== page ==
Serving The Blushing Bride For 50 Years

The walls are rose petal pink. The carpeting is muted, the chandeliers, gold. A Rubensesque bride and her blushing attendants gaze dreamily out from a gilt-framed painting hanging in the center of the hall.

Inside the private, mirrored salons of The Bridal Shop of Eugene, home of Karena gowns, mothers and daughters are absorbed in high-taste-level negotiations.

Eugene Bridal Show

"Not everyone can be a magnificent bride, but everybody should be pretty," declares Karena Jamieson, who has become a sort of mother of the bridal industry after 45 years of selling wedding gowns. "They can look pretty with the right dress on, but put the wrong dress on them," she says, "and they can look like clowns."

To “Mrs. Jamieson,” as the 61-year-old president and designer of Karena of Eugene is known, the elements of “the right gown” rarely change: “We make the classics — that’s been part of our success story all along,” she says succinctly in her broad Eugene accent. “People don’t want fuddy-duddy things with ruffles and all that. They want a bit more style, a bit of a look.” Something more akin to the Royal Wedding is what they’re after, no doubt.

The classic Karena look got its start in 1954 when Jamieson left a job as bridal buyer for Garrick’s, a former Eugene department store. She and her husband set up their own bridal shop on Chain St., where it remains today.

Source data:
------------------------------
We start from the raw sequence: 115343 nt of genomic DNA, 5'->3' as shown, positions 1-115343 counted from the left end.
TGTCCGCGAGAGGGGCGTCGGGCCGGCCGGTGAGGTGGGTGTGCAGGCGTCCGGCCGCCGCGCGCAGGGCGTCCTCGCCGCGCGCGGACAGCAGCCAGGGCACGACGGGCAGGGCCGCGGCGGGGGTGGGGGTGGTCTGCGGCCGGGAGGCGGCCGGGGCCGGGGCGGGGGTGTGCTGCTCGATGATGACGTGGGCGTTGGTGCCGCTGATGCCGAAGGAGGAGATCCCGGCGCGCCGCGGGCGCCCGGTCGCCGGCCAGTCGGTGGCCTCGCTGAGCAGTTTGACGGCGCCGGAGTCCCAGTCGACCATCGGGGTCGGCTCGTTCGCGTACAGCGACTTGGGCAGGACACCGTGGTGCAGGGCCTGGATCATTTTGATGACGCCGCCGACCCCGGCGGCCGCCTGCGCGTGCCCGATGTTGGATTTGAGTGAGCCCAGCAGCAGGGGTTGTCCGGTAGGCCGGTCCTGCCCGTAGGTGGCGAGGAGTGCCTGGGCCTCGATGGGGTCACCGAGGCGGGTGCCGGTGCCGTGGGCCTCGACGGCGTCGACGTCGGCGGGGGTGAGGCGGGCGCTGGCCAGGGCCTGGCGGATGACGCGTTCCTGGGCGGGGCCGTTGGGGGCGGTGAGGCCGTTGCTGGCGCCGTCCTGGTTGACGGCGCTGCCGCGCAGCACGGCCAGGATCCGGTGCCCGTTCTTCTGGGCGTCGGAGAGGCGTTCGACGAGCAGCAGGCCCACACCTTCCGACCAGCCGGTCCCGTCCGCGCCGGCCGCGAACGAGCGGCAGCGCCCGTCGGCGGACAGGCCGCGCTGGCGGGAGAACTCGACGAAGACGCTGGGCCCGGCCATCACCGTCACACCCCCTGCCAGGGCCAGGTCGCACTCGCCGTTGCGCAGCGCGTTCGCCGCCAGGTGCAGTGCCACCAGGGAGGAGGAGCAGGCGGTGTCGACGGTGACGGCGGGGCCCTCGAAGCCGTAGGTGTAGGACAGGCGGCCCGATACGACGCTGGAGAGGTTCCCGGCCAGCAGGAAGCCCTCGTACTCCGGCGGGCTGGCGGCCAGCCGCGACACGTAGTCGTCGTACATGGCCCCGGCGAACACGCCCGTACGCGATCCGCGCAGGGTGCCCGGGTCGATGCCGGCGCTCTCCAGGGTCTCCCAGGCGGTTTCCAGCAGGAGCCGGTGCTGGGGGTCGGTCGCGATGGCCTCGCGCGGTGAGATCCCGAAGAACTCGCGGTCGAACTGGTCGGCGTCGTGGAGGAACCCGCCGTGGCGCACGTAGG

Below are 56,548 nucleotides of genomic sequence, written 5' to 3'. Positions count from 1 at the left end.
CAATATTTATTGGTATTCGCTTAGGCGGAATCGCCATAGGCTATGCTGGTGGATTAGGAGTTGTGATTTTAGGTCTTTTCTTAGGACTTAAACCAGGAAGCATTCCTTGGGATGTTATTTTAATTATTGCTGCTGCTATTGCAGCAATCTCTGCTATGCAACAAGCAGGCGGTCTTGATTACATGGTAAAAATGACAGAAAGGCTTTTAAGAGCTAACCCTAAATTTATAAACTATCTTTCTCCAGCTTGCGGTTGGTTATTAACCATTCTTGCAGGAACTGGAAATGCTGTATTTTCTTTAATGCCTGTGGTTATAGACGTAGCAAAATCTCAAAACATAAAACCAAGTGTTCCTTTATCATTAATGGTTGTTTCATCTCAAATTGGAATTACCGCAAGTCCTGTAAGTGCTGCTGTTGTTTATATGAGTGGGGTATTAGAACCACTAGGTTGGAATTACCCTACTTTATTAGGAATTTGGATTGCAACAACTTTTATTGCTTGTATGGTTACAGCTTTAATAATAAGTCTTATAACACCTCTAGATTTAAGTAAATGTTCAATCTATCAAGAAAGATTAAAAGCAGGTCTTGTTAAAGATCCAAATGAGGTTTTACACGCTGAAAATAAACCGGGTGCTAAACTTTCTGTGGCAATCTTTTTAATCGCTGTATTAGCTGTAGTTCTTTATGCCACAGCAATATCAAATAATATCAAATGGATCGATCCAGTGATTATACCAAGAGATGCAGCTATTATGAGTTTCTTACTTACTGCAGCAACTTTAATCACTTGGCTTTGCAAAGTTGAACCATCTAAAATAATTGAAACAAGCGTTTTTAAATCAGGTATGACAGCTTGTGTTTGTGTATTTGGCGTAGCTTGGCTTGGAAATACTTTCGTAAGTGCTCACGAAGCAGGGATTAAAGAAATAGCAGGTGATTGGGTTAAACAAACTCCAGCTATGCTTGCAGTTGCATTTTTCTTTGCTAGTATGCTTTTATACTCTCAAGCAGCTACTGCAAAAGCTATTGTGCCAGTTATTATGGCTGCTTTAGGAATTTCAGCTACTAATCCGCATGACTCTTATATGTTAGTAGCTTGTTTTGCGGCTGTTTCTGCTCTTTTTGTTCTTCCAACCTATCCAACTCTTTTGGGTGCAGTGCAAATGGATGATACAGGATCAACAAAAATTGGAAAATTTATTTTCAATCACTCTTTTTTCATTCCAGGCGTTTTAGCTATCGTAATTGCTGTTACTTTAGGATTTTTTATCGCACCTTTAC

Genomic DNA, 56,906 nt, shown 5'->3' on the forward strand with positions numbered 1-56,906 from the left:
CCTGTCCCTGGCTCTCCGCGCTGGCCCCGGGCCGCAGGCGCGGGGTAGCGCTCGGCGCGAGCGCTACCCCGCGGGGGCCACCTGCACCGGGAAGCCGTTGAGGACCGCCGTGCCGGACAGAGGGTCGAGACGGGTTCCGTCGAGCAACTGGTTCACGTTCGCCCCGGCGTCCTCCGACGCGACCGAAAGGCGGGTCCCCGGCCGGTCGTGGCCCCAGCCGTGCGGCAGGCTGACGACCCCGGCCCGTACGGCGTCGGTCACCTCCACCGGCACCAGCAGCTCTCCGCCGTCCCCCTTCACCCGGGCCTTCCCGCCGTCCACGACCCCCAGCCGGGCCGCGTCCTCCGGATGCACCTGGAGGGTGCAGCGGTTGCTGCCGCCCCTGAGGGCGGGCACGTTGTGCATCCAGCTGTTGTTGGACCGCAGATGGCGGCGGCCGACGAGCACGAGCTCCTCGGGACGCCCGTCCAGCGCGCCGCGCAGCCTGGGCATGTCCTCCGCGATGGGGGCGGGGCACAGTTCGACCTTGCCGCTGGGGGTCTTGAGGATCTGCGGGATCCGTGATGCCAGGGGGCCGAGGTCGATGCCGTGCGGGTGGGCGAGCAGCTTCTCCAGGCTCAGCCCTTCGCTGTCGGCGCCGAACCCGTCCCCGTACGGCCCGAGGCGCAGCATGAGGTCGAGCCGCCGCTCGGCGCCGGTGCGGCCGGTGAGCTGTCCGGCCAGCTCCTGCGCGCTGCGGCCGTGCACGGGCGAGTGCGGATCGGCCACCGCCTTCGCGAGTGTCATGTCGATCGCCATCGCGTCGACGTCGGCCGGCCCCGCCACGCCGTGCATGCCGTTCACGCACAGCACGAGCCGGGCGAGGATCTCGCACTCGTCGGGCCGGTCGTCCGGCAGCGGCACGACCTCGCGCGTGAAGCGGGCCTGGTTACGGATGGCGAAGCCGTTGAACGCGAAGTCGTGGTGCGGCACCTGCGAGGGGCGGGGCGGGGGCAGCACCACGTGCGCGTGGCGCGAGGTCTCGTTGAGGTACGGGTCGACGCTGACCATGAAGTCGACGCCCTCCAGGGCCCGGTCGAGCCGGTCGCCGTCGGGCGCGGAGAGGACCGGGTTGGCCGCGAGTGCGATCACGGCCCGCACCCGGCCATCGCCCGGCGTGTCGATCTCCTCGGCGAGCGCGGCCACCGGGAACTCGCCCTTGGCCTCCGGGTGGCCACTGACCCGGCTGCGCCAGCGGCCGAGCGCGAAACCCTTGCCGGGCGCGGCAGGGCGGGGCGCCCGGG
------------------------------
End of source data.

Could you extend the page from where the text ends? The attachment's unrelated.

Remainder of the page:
Five years later, she expanded into a wholesale trade. Bridal industry sources estimate the company is approaching $7 million at wholesale. Jamieson says the retail business, which includes two suburban stores, is “in the $2 million class.”

"There are some people who’d kill to do $10 million in bridal. We’re not interested in big volume," Jamieson says. "We’re interested in making a profit and in building good customers. I’m in this to have a small business."

As for eager beavers entering the business who believe a bridal store is the way to make big bucks, Jamieson laughs: “You don’t get rich in bridal. Take what money you have and invest it in real estate. That’s what I say.”

For her own business, she is more optimistic. “We have a tremendous business in Eugene because we have lots of transients from the many schools, Then they stay here,” she explains.

Jamieson believes mobility and changes in climate have extended the bridal business into a year-round affair, “We fly everywhere today and we meet our grooms everywhere and anywhere,” she says sounding like an official spokeswoman for brides-to-be. “Why be married in June? That’s a tradition that seems to have been broken.” She says bridal sales now run strongest from April through October and each Karena line includes gowns for all seasons.

The average retail price of a Karena is $1400. The lowest price is about $500 and, says Jamieson nonchalantly, “We go up to any price you want to pay. We had weddings in the past year for $10,000, $12,000 and $18,000.”